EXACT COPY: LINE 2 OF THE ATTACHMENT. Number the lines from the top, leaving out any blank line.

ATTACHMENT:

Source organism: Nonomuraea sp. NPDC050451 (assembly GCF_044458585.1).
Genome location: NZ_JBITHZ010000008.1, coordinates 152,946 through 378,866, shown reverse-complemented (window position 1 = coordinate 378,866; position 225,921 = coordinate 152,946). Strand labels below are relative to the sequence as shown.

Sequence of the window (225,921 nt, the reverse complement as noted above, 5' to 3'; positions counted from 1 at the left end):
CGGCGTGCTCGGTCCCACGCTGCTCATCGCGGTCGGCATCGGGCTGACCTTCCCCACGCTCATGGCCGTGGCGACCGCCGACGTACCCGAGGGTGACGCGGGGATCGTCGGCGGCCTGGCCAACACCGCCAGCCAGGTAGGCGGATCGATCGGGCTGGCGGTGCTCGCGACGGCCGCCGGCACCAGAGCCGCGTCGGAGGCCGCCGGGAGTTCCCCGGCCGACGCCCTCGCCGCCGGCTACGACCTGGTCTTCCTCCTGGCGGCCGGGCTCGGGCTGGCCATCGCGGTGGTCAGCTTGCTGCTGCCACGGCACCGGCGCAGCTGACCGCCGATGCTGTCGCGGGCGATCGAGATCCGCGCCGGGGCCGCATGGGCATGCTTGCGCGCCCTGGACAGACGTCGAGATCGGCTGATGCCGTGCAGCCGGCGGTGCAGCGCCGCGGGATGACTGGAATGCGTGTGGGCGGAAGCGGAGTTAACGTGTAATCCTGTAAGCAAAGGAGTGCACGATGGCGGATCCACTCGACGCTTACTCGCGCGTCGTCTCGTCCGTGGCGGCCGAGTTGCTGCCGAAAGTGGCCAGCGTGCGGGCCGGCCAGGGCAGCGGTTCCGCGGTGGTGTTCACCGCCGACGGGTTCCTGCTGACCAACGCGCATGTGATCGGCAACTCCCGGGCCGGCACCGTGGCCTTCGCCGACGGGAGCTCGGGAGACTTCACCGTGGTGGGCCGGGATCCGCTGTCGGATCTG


Genome location: NZ_JBITHZ010000008.1, coordinates 152,946 through 378,866, shown reverse-complemented (window position 1 = coordinate 378,866; position 225,921 = coordinate 152,946). Strand labels below are relative to the sequence as shown.